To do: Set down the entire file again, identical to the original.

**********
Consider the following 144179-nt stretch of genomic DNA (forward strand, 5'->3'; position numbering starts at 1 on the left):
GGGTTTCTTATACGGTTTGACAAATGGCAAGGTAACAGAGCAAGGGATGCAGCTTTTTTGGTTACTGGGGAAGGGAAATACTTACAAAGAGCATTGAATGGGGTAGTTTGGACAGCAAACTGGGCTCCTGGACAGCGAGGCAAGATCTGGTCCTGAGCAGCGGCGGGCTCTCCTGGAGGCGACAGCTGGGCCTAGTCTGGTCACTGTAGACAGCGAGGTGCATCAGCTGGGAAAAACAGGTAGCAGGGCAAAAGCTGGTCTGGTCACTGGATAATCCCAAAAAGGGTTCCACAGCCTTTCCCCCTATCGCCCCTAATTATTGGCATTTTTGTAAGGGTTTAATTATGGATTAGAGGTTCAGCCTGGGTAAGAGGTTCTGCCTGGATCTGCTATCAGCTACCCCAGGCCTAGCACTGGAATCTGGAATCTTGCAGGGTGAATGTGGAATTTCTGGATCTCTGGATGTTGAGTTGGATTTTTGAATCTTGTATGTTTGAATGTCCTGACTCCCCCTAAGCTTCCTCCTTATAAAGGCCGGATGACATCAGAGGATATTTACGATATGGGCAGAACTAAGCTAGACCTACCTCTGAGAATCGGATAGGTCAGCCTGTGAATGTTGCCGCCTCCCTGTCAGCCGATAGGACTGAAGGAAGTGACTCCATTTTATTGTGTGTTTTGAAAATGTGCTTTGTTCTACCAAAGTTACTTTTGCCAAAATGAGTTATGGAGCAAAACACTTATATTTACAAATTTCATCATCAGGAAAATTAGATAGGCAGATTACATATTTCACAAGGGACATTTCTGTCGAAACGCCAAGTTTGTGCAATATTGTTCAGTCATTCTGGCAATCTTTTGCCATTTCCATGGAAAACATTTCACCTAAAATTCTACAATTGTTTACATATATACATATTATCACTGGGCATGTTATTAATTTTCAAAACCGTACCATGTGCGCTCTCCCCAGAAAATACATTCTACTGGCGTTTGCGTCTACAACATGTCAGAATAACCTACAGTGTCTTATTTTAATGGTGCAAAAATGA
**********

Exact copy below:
Consider the following 144179-nt stretch of genomic DNA (forward strand, 5'->3'; position numbering starts at 1 on the left):
GGGTTTCTTATACGGTTTGACAAATGGCAAGGTAACAGAGCAAGGGATGCAGCTTTTTTGGTTACTGGGGAAGGGAAATACTTACAAAGAGCATTGAATGGGGTAGTTTGGACAGCAAACTGGGCTCCTGGACAGCGAGGCAAGATCTGGTCCTGAGCAGCGGCGGGCTCTCCTGGAGGCGACAGCTGGGCCTAGTCTGGTCACTGTAGACAGCGAGGTGCATCAGCTGGGAAAAACAGGTAGCAGGGCAAAAGCTGGTCTGGTCACTGGATAATCCCAAAAAGGGTTCCACAGCCTTTCCCCCTATCGCCCCTAATTATTGGCATTTTTGTAAGGGTTTAATTATGGATTAGAGGTTCAGCCTGGGTAAGAGGTTCTGCCTGGATCTGCTATCAGCTACCCCAGGCCTAGCACTGGAATCTGGAATCTTGCAGGGTGAATGTGGAATTTCTGGATCTCTGGATGTTGAGTTGGATTTTTGAATCTTGTATGTTTGAATGTCCTGACTCCCCCTAAGCTTCCTCCTTATAAAGGCCGGATGACATCAGAGGATATTTACGATATGGGCAGAACTAAGCTAGACCTACCTCTGAGAATCGGATAGGTCAGCCTGTGAATGTTGCCGCCTCCCTGTCAGCCGATAGGACTGAAGGAAGTGACTCCATTTTATTGTGTGTTTTGAAAATGTGCTTTGTTCTACCAAAGTTACTTTTGCCAAAATGAGTTATGGAGCAAAACACTTATATTTACAAATTTCATCATCAGGAAAATTAGATAGGCAGATTACATATTTCACAAGGGACATTTCTGTCGAAACGCCAAGTTTGTGCAATATTGTTCAGTCATTCTGGCAATCTTTTGCCATTTCCATGGAAAACATTTCACCTAAAATTCTACAATTGTTTACATATATACATATTATCACTGGGCATGTTATTAATTTTCAAAACCGTACCATGTGCGCTCTCCCCAGAAAATACATTCTACTGGCGTTTGCGTCTACAACATGTCAGAATAACCTACAGTGTCTTATTTTAATGGTGCAAAAATGA